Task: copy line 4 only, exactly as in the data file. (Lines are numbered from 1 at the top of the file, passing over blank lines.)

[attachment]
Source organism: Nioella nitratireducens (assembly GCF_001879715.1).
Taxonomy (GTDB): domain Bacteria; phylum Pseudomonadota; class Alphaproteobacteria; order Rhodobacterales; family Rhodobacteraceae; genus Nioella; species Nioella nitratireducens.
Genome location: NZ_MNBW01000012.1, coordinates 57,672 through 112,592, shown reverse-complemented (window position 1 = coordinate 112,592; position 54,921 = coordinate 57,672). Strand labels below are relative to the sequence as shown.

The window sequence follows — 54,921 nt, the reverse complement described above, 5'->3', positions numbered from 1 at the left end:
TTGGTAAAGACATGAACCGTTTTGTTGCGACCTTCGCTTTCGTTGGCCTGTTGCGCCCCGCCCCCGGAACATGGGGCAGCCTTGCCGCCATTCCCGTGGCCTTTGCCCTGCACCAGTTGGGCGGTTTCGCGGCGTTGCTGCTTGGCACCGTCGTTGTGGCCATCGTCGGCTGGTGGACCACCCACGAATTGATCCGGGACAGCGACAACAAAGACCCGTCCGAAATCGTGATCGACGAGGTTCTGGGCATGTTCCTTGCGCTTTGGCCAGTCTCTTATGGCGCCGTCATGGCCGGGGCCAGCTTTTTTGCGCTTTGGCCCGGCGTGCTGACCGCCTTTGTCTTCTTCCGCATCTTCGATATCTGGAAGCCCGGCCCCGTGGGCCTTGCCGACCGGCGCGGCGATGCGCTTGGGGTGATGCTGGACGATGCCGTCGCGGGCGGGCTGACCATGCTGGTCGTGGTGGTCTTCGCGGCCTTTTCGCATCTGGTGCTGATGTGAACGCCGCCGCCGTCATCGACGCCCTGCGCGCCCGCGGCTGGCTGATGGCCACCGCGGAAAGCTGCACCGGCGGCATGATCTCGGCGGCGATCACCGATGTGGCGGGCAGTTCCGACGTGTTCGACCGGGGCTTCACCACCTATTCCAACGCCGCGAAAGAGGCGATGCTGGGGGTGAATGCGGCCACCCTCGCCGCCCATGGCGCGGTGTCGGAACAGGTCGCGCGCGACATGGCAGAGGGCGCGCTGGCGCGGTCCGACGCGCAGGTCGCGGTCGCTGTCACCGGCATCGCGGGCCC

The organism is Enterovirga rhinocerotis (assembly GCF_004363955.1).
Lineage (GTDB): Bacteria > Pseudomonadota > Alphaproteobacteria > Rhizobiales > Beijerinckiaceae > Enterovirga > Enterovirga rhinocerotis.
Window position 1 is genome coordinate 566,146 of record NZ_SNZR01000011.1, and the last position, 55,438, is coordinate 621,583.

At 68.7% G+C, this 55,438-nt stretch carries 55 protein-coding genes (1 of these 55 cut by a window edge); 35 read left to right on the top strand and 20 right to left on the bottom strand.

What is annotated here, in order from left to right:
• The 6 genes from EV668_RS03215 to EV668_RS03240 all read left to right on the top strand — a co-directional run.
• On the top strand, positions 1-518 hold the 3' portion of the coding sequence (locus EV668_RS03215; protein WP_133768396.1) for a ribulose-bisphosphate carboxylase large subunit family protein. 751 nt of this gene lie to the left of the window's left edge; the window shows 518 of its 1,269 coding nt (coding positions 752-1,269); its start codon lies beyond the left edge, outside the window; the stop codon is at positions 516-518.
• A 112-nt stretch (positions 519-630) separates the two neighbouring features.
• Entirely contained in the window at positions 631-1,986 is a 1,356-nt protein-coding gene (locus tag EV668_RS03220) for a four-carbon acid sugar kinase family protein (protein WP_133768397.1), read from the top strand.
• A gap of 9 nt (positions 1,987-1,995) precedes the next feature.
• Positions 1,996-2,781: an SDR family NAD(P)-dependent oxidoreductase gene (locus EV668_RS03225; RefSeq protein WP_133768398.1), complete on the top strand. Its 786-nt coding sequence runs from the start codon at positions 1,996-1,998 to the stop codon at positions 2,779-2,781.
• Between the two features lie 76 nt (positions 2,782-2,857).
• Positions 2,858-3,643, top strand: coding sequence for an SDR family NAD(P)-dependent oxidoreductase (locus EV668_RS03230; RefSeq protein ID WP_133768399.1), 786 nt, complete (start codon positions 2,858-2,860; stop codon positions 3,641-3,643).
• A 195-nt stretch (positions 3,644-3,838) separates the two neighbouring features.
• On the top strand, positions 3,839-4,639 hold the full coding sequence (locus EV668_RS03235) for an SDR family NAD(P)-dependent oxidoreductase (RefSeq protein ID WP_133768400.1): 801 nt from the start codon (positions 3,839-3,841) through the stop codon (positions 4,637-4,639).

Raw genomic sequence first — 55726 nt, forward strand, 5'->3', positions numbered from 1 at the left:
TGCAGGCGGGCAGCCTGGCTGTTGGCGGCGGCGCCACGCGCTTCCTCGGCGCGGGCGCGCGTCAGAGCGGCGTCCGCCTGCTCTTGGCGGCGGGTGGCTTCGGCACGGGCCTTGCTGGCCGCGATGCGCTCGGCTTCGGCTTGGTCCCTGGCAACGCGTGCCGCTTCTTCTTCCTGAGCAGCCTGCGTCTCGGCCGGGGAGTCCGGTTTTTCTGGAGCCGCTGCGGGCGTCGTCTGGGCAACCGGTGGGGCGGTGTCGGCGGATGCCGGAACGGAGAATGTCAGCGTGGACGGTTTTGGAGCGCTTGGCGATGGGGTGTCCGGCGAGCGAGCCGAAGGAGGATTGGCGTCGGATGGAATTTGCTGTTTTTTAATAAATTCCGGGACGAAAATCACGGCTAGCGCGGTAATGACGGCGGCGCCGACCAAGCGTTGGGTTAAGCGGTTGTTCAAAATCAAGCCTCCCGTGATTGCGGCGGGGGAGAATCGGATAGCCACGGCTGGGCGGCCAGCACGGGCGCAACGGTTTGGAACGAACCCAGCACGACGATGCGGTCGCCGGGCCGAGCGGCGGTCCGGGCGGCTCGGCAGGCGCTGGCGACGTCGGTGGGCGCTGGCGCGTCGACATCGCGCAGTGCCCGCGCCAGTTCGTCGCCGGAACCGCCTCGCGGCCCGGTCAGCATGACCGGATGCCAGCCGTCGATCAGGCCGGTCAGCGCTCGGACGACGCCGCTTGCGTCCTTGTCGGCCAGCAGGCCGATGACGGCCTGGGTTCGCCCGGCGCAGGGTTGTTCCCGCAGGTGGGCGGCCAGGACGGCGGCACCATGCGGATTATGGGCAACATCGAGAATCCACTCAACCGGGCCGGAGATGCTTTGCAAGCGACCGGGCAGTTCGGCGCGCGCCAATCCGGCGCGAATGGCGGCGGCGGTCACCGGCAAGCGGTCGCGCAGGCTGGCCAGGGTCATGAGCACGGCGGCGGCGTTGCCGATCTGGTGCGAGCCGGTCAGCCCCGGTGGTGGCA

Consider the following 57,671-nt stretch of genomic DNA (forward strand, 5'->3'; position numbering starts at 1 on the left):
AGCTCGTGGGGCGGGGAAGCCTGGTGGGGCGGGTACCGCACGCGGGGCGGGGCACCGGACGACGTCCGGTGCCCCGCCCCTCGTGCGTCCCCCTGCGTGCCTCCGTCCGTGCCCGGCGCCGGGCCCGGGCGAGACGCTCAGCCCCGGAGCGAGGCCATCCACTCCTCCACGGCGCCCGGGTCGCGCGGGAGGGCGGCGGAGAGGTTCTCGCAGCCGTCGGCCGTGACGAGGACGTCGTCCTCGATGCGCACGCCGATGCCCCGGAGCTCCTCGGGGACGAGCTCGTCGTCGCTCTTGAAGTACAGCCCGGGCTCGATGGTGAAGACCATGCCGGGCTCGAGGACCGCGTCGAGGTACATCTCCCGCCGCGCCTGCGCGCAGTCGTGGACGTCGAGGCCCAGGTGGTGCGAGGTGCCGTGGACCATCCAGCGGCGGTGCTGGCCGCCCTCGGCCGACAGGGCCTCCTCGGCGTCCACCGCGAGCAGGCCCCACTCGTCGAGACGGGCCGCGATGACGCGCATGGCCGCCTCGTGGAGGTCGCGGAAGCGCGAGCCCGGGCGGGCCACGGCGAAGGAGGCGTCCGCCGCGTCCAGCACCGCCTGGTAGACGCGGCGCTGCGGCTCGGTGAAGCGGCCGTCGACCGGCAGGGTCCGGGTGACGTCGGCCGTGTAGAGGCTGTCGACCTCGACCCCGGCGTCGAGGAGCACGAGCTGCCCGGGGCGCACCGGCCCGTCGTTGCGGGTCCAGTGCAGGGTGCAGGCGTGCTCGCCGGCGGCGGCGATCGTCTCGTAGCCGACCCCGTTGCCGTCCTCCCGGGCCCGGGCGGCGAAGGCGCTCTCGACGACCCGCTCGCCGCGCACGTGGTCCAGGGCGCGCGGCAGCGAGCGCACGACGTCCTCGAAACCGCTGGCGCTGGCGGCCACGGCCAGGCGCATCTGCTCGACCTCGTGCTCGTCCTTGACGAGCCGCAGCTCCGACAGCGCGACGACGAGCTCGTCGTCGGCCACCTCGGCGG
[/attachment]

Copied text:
The window sequence follows — 54,921 nt, the reverse complement described above, 5'->3', positions numbered from 1 at the left end: